Last week Esther Sung wrote about where to get the best slice of pizza and offered recipes for making your own. Well, like Esther, I love pizza. My affection applies to the artisanal options I regularly indulge in at New York City restaurants (especially Otto, Una Pizza Napoletano, and Lil' Frankie's) as well the corner pizza shop. I'm also not above frozen pizza (Amy's is my favorite and was the winner of ourfrozen pizza taste test) and I have a minor obsession with pizza bagels. But, my absolute favorite pizza comes from my parents' own backyard grill.
So, why do I love it so much? The main reason is that cooking dough over a hot fire lends it an irresistible charred flavor. With that charring, I could probably do without any sauce, cheese, or toppings though I doubt I'll give those up any time soon. And, speaking of toppings, since you're making your own pie, you can do whatever you fancy whether it's a traditional margarita, a veggie pie, or something more unusual like a sauce-less pizza topped with thinly sliced potatoes and drizzled with truffle oil, crème fraîche, and chives. Regardless, grilled pizza has an incredible fresh quality that in my opinion can't be beat (even by the fancier versions I get in New York ).
My family started grilling pizza about ten years ago (it was my Mom's idea) and our first attempt was almost a disaster. The final product was delicious, but getting there was a bit of an adventure. We were at my parents' summerhouse and as usual, it took us a while to drag ourselves off the beach, shower, have a few cocktails, and finally start on dinner. So, by the time we were actually grilling, the sun had set, and I found myself holding several flashlights over my Mom's head, while she struggled to get the dough on the grill.
Ten years, many pizzas, and at least one outdoor light later, we've mastered the fine art of grilling pizza. The basic method is to roll out the dough, briefly grill one side (until the dough stiffens a bit and grill marks appear), then add your toppings to the grilled side and return the pizza to the fire. It's done when the crust is crisp and the cheese is melted.
If grilling pizza sounds good to you (and I can't imagine why it wouldn't), here are some tips to get you started:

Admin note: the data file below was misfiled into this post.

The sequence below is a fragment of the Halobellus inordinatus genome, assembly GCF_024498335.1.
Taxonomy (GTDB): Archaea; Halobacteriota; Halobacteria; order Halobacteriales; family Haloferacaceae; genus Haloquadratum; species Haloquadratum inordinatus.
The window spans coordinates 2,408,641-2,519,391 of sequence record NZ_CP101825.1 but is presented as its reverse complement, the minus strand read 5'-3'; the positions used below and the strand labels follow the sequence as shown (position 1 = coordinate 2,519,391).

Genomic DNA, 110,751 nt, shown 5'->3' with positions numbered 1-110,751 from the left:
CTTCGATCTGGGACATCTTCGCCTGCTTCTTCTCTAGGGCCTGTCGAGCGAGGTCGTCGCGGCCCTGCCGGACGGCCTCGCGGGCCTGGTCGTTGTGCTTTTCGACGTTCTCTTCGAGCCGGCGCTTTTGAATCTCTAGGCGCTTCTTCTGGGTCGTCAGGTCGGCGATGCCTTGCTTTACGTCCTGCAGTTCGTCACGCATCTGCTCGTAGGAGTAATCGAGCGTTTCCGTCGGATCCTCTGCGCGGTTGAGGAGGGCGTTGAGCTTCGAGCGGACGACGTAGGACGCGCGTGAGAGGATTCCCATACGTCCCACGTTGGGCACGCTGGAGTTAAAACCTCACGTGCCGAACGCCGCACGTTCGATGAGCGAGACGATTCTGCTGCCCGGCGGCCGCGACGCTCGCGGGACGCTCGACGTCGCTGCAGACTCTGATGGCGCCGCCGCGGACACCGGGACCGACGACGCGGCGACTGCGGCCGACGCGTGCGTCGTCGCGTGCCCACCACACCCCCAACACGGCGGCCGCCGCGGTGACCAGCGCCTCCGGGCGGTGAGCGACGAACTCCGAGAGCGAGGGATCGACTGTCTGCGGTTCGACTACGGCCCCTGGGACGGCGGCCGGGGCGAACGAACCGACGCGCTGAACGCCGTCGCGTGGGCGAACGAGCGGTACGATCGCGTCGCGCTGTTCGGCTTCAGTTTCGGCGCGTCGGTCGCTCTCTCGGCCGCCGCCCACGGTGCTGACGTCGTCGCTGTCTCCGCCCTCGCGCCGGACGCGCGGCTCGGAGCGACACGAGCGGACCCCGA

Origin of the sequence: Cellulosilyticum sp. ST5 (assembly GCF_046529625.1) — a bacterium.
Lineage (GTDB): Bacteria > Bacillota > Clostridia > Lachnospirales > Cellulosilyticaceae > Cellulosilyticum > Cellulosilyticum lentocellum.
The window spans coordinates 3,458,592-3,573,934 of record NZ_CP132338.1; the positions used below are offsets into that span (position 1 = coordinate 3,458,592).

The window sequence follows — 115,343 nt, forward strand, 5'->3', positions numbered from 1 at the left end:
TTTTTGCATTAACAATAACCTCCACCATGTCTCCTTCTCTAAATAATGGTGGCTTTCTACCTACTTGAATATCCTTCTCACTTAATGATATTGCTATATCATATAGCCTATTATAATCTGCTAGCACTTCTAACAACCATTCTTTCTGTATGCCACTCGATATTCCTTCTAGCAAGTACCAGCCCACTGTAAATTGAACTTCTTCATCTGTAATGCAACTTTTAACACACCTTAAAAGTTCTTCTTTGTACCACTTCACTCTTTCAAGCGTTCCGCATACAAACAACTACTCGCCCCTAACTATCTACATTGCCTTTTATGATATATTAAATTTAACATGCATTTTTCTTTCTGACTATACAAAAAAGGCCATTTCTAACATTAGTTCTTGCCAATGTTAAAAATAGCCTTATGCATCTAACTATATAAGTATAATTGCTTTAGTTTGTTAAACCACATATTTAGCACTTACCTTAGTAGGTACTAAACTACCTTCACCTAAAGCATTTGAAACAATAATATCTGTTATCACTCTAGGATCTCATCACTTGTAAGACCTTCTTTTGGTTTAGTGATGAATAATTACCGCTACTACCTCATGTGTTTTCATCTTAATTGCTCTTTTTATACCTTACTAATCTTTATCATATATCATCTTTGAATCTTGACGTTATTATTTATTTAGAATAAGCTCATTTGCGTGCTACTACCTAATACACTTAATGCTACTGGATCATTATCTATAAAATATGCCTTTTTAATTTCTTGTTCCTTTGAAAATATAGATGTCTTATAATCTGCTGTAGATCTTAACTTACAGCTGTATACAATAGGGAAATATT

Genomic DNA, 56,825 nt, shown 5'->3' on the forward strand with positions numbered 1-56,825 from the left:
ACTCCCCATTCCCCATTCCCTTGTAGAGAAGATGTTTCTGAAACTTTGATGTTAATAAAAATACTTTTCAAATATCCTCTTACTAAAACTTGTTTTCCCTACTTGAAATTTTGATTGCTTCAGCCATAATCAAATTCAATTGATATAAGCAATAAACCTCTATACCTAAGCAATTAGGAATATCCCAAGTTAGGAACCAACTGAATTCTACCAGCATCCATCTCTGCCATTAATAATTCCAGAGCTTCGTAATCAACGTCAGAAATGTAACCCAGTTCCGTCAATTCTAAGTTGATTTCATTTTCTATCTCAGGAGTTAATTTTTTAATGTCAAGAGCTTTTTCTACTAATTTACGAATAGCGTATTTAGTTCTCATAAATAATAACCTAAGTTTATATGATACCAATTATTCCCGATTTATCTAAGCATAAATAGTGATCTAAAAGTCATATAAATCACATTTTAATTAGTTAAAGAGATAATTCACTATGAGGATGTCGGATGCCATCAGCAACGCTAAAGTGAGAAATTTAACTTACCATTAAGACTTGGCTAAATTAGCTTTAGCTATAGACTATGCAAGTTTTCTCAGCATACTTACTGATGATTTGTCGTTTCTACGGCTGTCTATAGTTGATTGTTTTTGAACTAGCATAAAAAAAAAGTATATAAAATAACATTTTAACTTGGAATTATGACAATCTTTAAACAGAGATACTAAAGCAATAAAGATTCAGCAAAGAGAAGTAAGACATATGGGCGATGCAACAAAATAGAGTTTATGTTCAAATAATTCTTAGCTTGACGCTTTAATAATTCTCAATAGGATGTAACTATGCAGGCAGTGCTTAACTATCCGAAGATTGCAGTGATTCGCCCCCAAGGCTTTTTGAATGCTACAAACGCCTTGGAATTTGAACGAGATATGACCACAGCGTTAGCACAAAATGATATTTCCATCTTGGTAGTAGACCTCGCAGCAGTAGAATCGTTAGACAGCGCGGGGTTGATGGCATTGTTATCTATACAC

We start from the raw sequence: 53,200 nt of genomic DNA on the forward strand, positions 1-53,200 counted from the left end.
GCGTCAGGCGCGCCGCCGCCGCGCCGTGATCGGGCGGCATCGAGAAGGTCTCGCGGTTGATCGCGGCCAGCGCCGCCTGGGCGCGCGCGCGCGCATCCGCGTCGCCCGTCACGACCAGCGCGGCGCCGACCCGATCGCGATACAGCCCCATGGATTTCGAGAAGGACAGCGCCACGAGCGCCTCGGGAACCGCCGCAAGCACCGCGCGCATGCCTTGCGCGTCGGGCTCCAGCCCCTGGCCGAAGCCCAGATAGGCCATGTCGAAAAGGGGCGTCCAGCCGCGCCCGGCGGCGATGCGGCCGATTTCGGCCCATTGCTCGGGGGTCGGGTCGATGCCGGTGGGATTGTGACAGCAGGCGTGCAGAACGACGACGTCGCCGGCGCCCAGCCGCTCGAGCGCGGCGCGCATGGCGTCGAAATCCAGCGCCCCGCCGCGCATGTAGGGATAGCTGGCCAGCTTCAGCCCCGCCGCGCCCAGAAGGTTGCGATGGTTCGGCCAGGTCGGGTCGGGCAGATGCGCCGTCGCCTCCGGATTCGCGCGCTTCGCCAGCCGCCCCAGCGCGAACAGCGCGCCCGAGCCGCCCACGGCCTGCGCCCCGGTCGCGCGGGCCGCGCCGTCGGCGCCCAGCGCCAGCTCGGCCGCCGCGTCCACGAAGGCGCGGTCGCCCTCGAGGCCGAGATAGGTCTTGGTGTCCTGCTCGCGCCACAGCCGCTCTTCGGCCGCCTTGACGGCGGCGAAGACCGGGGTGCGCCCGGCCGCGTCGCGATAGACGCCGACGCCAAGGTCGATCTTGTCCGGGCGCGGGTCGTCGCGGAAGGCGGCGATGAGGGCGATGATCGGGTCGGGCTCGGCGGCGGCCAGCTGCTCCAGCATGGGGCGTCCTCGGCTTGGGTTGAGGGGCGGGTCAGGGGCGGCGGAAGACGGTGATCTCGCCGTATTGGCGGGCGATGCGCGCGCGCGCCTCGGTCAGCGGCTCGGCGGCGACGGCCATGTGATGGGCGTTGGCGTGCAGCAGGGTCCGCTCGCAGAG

"We've had great results with this basic pizza dough recipe from Giada DeLaurentiis. It calls for a food processor, which I don't have, but the dough can be mixed and kneaded by hand. If you don't have time to make your own, some pizzerias will sell you a ball of dough. Or, you can use the frozen kind found at supermarkets.
"It took my family a while to figure out the best way to roll out the dough but we've settled on a combination of rolling pin and hand stretching. Start by using your lightly floured pin to get the dough into a roughly circular or rectangular shape (I prefer a rectangle because it fits better on most grills), then use your hands to gently pull and stretch the dough, aiming to make it as thin as possible without creating too many holes. (There's nothing wrong with a few holes though. In fact, I think they add some personality to a pie.)
"As our grilling primer explains, it's safer to oil the food, not the grill. But, to be completely honest, that's not the method we use. Instead, we use one of those olive oil sprays and liberally coat the grill racks with it. I think this works really well but for safety reasons it might be better to brush your rolled out dough with olive oil, then flip it onto the grill (and remember to brush the bottom of your pizza with oil before you return it to the grill).
"When it comes to getting the raw dough on the grill racks, four hands are better than two. If you take two corners of your rectangle and have someone else take the opposite corners, you can gently place the dough over the flames. Of course, if you have a pizza peel, that would likely eliminate this problem.
"Make sure you have proper light. Either start grilling at a reasonable hour or get yourself a good outdoor light.
Have you ever grilled pizza? Tell us about the experience.
For more on grilling, including recipes, menus, gear, and videos, check out our ultimate guide to grilling.
by Lauren Salkeld
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